of them is delivering the Son-Rise program in a different way," she said.

Barbara said that she hopes success stories like hers will get greater attention.

"I think that those people who draw the unlucky card of autism should receive some type
of assistance, as autism is something that can be cured, treated and helped."

Becky Givens: An ABA therapist embracing the warmth of Son-Rise

If knowing is half the battle when it comes to autism, then Becky Givens' level of
knowledge has allowed her to be more prepared than most when it comes to facing the
challenges inherent in this condition.

The source of this knowledge is due to Givens' time as an Applied Behavioral Analysis
therapist a therapy that involves using behavioral methods to measure behavior, teach
functional skills and evaluate progress.

Becky's experience as an ABA therapist proved especially advantageous when deducing
the early condition of Isaiah, her dark-skinned, brown-eyed 4-year-old son.

"I have been training children in autism for over 20 years, so I knew that he had autism
when he was 12 months old," she said. "However, we lost him when he was 9 months old. At
that time, he did not respond but instead stared at us blankly. He also failed to hear our voices."

Isaiah's autistic conditions were complex. He was self-injurious and non-verbal, lacked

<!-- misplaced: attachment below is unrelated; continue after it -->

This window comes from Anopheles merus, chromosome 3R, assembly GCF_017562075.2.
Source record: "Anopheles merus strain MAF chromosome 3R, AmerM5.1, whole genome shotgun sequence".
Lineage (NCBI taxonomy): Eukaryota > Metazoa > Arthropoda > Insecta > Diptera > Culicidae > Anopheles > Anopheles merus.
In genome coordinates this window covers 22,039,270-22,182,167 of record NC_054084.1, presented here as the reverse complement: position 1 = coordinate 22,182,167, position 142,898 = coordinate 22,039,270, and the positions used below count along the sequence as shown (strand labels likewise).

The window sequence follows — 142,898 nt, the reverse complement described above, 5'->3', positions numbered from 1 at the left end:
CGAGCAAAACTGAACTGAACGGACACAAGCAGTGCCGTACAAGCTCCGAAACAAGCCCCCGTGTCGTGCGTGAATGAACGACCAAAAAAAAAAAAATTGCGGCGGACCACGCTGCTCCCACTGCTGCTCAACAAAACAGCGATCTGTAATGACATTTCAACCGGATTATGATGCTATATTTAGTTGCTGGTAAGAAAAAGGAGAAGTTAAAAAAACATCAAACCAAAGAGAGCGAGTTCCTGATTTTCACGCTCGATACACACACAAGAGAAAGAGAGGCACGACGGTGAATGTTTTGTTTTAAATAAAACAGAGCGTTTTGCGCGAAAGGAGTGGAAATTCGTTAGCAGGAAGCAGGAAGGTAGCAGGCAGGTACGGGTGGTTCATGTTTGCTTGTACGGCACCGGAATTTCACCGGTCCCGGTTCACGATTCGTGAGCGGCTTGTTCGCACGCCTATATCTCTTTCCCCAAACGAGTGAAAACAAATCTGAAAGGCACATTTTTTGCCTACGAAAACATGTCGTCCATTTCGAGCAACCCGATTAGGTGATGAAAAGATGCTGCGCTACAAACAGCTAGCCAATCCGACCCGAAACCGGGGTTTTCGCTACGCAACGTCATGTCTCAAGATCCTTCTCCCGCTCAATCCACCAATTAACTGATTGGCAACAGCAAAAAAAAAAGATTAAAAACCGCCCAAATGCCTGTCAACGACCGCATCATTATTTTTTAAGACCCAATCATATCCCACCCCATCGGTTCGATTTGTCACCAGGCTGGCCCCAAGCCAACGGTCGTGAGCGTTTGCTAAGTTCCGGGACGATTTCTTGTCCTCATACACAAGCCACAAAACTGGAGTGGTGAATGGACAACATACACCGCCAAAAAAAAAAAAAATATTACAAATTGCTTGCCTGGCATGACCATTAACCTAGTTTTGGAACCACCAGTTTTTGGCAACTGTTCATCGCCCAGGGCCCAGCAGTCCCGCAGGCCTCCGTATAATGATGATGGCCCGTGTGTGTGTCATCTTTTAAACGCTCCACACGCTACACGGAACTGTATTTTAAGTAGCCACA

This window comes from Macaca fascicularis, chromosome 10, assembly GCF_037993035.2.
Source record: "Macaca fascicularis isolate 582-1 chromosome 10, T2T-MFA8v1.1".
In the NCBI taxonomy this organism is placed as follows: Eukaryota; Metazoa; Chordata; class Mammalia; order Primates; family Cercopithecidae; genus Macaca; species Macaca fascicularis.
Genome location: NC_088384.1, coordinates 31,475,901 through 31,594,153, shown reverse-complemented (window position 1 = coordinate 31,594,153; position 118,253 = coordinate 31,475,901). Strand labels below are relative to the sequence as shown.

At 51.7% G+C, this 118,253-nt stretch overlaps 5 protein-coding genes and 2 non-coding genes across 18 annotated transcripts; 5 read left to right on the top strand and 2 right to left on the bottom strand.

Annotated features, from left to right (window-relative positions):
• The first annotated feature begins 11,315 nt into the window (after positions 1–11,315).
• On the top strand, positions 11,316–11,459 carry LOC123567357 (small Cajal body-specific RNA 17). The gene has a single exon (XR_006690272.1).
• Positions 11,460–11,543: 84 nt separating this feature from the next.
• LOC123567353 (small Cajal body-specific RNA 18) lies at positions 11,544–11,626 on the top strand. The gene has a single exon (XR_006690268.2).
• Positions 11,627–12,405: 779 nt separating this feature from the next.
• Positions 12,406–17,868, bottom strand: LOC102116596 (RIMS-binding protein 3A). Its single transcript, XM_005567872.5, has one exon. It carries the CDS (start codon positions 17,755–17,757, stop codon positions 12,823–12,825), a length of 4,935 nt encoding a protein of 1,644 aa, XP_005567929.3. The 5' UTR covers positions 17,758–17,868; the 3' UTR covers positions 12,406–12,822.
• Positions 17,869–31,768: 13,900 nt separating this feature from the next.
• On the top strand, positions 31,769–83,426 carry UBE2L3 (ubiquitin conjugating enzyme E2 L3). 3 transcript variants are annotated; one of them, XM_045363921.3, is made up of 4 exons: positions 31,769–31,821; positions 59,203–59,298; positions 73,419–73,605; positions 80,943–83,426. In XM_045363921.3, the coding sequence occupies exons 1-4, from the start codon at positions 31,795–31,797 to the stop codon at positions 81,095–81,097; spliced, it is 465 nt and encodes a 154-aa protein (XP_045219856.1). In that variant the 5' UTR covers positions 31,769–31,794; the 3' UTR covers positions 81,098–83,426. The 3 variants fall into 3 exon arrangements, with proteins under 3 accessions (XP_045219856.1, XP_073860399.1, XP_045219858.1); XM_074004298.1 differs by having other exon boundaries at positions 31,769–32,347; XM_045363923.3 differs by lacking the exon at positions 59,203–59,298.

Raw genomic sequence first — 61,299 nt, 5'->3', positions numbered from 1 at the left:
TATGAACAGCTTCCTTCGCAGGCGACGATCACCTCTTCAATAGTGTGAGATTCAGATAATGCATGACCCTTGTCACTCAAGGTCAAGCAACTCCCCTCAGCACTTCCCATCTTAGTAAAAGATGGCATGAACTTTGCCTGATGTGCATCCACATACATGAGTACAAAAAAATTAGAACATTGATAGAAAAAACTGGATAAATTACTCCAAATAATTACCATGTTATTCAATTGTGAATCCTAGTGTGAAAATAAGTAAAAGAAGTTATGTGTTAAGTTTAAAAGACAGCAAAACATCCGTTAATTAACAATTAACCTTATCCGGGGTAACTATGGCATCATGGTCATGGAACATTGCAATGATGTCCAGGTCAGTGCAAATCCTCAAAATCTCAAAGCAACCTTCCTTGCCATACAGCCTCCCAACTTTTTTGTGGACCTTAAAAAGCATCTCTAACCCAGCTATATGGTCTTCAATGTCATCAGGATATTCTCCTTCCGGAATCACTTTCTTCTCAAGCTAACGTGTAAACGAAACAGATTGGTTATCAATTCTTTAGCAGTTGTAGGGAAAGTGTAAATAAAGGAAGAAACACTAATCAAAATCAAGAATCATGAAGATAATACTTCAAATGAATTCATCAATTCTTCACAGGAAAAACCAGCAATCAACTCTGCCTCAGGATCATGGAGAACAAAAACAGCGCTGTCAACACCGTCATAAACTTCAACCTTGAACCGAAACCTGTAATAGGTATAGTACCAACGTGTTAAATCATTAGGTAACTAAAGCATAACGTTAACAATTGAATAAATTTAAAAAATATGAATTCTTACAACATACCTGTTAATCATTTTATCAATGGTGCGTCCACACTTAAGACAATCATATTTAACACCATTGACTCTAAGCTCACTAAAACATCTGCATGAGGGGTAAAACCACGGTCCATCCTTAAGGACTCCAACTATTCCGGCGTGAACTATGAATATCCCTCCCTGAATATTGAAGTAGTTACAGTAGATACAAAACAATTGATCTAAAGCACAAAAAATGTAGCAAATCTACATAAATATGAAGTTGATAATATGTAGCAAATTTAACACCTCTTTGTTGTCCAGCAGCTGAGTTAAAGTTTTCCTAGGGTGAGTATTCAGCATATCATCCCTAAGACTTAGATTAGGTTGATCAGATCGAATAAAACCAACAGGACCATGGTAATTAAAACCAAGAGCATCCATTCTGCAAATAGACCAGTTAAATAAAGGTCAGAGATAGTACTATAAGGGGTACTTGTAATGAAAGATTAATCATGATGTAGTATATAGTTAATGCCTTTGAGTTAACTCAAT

eye contact with everyone except Becky, had no level of interaction and cried frequently. To
make Isaiah's living environment more favorable, Becky moved to a new house, which did little
to change the situation.

The move, she said, actually made his condition worse.

"The chemicals in the environment were making him sicker," she said.

In response, Becky tried modifying his diet and giving him various supplements.

"We started out by giving him Max GXL, a supplement that would boost his gluteus-iron
level. This resulted in a lot of positive changes, such as him being able to brush his teeth," she

She then tried azithromycin, an antibiotic that improved his speech. Becky noted that this
medicine, along with the Max GXL, contributed positively to his development.

"He could talk with the antibiotics, but adding the Max GXL made him a different child,"
she said. "He was able to hold a pencil and do lots and lots of things."

These positive results with azithromycin were unexpected, Becky admitted.

"I gave it to him one night, and he said 'Good morning,' to his brother Joshua the next
day," she said.